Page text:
Should I concentrate on my studies and forget snowboarding? *sad face*
Should I go for snowboarding and drop out of college and risk the fact of not having a decent job in the future?
Or is their a mid-way solution?

Any advice is welcome!

P.S. Sorry if I made any spelling/grammar mistakes :)
Just use the search function...there has been threads about engineering colleges and snowboarding. But generally get an education, then a job that has the flexibility or capacity to allow riding and then live on a good hill.
 

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Discussion Starter #15
Thanks for all the response, I really appreciate it!

I'm sorry if I didn't sound dedicated to snowboard (2 weeks a year). It's just that I don't have the freedom nor do I have the resources (a car for example, the money).
I really want to get involved in the snowboarding franchise later on, maybe get a sponsorship or work for a famous snowboard brand in the engeneering department for example, I don't know.
When I go to college time will be a big issue for me. From where I live it's a 10-12 hour drive to the Alps. We got no X-mas or Easter break due to the fact you have to study for your exams/finals.
Is it doable to drive to the mountains in the weekend and still be able to get good grades?
Does anyone has some experience with that?
 

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That depends on you. Everyone is different... When I was in college the first time I drank and did drugs every waking hour and got good grades. Second time I went back for nursing I had 3 kids and a full-time job. Still good grades.
 

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Tons of great input, here is my spin.

You've been riding for 5 yrs already (12-17) taking a short break of 4 yrs to obtain your degree leaving the rest of your life to ride and work. Lets just say another 50 yrs of riding ahead of you.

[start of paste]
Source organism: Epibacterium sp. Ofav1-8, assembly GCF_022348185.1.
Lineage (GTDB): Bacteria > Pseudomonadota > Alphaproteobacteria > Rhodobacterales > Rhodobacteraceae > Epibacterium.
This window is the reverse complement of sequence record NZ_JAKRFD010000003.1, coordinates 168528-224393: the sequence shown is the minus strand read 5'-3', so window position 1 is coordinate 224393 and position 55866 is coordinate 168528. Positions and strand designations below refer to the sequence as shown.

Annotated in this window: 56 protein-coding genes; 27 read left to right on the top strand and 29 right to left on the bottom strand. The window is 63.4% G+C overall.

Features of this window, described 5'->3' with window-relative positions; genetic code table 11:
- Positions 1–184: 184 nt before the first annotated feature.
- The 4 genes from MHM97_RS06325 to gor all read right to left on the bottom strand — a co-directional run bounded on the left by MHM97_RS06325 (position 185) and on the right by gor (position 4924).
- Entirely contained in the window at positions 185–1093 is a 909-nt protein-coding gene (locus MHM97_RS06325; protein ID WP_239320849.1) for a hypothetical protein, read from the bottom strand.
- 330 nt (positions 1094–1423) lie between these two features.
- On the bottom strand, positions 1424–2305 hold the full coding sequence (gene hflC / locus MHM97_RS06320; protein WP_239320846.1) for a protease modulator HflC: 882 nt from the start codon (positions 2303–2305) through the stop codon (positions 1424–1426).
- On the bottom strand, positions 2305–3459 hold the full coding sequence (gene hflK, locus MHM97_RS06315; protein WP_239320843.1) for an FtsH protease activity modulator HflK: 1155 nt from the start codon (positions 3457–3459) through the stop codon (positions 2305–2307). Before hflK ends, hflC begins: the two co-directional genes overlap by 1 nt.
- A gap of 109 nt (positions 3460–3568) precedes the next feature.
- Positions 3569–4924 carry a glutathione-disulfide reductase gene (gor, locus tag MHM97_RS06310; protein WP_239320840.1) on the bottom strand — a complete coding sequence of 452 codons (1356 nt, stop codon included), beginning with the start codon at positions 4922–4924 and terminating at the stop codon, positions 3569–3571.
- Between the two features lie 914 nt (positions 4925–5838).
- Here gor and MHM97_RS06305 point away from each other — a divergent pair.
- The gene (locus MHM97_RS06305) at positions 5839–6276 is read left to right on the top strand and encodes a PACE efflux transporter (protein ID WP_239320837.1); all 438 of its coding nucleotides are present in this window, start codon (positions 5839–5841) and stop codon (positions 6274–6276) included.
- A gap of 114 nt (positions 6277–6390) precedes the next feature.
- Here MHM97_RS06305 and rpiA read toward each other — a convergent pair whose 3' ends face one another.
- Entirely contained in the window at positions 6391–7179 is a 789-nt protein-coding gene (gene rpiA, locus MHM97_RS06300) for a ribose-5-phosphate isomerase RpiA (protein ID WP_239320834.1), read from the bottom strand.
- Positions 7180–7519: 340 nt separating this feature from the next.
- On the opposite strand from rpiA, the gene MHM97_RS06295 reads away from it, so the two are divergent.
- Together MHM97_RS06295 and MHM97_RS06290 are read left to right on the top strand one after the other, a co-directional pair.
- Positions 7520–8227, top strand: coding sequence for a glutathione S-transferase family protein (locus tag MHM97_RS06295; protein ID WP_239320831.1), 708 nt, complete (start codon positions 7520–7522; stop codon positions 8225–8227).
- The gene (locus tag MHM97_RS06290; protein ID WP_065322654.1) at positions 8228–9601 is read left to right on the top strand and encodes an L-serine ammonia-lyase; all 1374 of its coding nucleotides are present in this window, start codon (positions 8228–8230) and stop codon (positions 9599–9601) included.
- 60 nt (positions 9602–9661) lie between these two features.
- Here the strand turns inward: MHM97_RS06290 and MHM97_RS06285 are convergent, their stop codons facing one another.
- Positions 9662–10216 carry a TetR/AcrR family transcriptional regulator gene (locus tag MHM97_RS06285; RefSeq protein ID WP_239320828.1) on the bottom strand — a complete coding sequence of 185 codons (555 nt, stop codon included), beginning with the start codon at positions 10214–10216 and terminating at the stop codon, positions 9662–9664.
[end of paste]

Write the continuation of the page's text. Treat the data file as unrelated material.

No degree worst case scenario, no college and the rest of your life in a low paying crap job that may barely afford you the money to snowboard and a standard of living you may or may not be comfortable with.

Plus college you may meet other ppl or engineers with the same passion for riding as yourself and make a few trips as a group. The same token this new group of passionate riding friends may brainstorm the next big improvement in equipment, merchandise, improved cold gear, heated stomp pads :giggle: or gadget.

You get my points here
 

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Agreed with above.

Focus on your degree man. You might not ride as much if you were to drop everything and chase the snowboard dream but the long term benefits are much, much better.

I was in your position (sort of) when I was going though school. I was able to make it to the slopes maybe 10 days a year. I wanted more but was happy with what I got.

I graduated three years ago, got a decent job Monday-Friday and during the winters I coach Saturday and Sunday, plus holiday periods. I think I got close to 40 days on snow this year.

Get it?
 

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Scorching the Slopes
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Agreed with above.

Focus on your degree man. You might not ride as much if you were to drop everything and chase the snowboard dream but the long term benefits are much, much better.

I was in your position (sort of) when I was going though school. I was able to make it to the slopes maybe 10 days a year. I wanted more but was happy with what I got.

I graduated three years ago, got a decent job Monday-Friday and during the winters I coach Saturday and Sunday, plus holiday periods. I think I got close to 40 days on snow this year.

Get it?
Yup.
This is the way to go.:thumbsup:
 

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This fall I'm going to college to study civil engineering which will be a real pain in the ass but my parents insist that I try it.
I will do my best to make them proud and eventually be proud on myself BUT I don't want to give up snowboarding :s.
1. Do what you want to do and what will make you happy. Your parents shouldn't force you into that kind of decision. It's what you have to do the rest of your life, not them. I mean, if you're actually really into civil engineering, then go for it. But if you don't see yourself enjoying it, there's no point.

2. School first, then board. Like Argo said, if you really want to ride, you will find time. Two seasons ago I was a full-time student (major: bio-engineering and health sciences minor), worked 35 hours a week, and still found time to ride at least 2 or 3 times a week. Time management is a skill you will learn to master once you get to school.